The reasons “have a purpose and impact.” And if that is true, we should at least consider why Lot’s wife looked back at the city as it was being destroyed. History and commentary have been quick to write her off as disobedient, as one who deserved the consequence she received. And maybe that is true, but maybe, just maybe, she didn’t know to take the directive so literally. Maybe Lot didn’t relay the message. Maybe there is more to the story.

And what a story it is. It’s a messy one, often misinterpreted by the same kinds of assumptions that cause us to believe Lot’s wife is nothing more than disobedient. It begins in chapter 18 where Abraham offers exemplary hospitality to three men, men, we later learn, who are angels and perhaps even God’s own self. In the course of this visit, God talks to Abraham about plans to destroy the cities of Sodom and Gomorrah; a cry had risen up against the cities for evil done there. In the Genesis account, we are not told what the sins of the city are, but in Ezekiel 16:49-50, we learn more. The city had “pride, excess of food, and prosperous ease, but did not aid the poor and needy. They were haughty, and did abominable things.” So, it seems that the sins of the city were related to economic injustice and based on violence and attempted sexual assault on Lot’s angelic guests, their sins also include an utter lack of hospitality (a most grievous sin in that culture) and a lack of respect for people in general.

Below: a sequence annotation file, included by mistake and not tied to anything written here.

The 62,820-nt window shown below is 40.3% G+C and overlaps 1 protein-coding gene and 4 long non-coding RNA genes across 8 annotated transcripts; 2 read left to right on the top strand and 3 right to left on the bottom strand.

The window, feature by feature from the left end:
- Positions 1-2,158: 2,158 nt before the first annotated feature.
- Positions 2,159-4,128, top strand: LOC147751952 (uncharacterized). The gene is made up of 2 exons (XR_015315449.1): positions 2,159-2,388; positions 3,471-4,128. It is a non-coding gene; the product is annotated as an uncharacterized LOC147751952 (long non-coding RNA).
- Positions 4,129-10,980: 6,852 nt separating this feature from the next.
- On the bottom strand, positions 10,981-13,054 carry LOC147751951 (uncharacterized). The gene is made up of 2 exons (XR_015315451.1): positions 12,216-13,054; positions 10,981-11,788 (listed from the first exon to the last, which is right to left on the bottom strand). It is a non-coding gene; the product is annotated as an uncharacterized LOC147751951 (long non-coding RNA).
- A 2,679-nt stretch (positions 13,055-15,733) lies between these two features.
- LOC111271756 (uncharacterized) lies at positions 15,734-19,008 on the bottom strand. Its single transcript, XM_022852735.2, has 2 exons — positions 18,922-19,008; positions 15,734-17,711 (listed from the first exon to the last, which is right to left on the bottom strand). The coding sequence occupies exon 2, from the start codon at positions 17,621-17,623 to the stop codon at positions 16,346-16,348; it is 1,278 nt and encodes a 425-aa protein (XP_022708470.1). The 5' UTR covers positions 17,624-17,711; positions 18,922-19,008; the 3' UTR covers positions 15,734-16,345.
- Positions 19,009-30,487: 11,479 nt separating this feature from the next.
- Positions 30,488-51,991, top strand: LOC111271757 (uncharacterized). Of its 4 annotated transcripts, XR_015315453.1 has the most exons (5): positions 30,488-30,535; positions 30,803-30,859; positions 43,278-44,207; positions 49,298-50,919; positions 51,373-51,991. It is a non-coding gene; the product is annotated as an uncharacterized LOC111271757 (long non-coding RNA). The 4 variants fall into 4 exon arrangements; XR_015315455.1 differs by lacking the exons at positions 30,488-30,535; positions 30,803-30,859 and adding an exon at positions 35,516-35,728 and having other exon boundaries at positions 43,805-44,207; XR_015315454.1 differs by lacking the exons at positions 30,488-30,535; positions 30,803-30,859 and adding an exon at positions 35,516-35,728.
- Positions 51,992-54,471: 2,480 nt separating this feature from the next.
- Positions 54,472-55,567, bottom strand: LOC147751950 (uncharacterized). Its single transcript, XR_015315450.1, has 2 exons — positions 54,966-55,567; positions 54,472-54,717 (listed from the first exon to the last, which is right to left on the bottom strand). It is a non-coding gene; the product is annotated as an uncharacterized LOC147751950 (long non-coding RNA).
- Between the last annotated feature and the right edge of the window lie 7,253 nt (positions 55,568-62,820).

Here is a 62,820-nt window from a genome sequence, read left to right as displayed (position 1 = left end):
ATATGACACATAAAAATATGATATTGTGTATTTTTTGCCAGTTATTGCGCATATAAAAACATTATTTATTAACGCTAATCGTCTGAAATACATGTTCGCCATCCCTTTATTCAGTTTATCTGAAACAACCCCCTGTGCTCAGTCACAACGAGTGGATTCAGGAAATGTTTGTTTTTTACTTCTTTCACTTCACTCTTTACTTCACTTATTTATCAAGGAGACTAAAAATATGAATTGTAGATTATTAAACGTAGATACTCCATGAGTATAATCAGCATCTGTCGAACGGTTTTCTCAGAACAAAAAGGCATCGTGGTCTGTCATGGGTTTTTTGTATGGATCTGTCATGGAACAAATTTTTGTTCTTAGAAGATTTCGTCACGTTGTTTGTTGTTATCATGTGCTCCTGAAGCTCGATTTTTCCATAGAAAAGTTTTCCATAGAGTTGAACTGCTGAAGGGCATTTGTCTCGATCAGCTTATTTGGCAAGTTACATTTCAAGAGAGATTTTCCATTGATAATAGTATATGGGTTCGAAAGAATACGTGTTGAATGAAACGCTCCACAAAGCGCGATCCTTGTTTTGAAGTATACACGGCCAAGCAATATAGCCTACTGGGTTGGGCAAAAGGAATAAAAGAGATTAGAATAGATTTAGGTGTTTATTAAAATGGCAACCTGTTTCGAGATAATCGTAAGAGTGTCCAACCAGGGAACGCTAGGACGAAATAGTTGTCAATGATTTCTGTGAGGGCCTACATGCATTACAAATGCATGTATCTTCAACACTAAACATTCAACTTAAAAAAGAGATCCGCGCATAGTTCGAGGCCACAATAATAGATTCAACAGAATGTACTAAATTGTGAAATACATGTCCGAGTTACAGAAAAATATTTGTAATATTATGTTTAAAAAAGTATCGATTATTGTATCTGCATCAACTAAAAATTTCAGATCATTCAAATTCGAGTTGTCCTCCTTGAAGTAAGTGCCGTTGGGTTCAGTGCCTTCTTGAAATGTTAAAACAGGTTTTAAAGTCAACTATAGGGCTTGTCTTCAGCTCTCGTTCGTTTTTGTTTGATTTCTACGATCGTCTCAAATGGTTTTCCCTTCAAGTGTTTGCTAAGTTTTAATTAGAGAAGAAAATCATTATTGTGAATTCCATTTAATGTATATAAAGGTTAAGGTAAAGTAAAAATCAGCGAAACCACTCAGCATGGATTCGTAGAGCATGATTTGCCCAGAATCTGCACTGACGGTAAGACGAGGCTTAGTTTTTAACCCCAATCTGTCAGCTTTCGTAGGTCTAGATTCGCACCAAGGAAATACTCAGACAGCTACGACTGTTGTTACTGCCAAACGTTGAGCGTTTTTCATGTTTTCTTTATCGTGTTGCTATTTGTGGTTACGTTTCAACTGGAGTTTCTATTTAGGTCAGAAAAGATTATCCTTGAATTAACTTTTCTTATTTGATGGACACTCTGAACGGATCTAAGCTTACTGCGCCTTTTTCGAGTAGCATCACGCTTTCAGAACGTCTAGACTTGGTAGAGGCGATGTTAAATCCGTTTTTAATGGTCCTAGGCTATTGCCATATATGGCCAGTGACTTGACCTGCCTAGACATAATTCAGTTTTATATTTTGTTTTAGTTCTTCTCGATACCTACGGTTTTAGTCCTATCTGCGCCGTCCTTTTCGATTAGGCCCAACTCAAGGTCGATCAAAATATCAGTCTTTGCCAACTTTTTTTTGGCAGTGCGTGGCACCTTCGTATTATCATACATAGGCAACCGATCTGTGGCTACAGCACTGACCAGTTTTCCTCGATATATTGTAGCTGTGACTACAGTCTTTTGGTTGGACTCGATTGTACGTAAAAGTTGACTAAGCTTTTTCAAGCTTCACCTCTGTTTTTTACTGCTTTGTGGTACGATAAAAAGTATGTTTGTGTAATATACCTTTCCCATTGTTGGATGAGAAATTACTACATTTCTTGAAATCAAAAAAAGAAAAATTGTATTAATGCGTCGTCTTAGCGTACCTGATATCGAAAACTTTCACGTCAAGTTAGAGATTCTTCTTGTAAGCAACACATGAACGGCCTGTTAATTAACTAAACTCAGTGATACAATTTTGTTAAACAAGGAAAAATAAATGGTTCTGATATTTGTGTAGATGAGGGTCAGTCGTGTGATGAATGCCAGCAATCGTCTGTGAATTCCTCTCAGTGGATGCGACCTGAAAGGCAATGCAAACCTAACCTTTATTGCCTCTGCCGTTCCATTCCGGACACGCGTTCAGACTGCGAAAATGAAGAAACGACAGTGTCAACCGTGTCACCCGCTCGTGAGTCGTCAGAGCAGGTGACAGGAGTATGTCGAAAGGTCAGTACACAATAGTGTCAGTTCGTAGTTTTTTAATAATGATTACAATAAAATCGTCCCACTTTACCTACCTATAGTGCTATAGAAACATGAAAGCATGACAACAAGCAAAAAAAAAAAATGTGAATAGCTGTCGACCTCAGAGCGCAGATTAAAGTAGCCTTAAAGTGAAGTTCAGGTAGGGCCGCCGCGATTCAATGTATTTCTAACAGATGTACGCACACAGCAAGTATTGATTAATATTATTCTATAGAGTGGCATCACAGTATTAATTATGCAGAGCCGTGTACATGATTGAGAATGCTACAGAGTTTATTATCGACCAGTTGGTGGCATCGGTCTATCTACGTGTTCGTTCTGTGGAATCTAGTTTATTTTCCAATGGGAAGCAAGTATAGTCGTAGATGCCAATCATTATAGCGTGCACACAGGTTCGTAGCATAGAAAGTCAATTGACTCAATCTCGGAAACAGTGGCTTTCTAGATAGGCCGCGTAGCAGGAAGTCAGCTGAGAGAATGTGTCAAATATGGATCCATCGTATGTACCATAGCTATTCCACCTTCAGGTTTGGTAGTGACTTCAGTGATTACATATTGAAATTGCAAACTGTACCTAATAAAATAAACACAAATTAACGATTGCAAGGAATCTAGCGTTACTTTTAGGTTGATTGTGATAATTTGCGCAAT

And so, the city is to be destroyed. The angels/men tell Lot to get his family out. When he begs them to come, his sons-in-law laugh, thinking Lot is joking. But as the day dawns, it’s clear there is no joke here. Lot lingers, but the angels take him, his two daughters, and his wife out of the city by the hand. Think about this for a moment- if they are literally taken by the hands, Lot’s family cannot be carrying anything from their home beyond what could perhaps be carried on their backs or in a bag carried by the other hand. Let’s not pretend we wouldn’t want to look back as we walked away from everything we owned.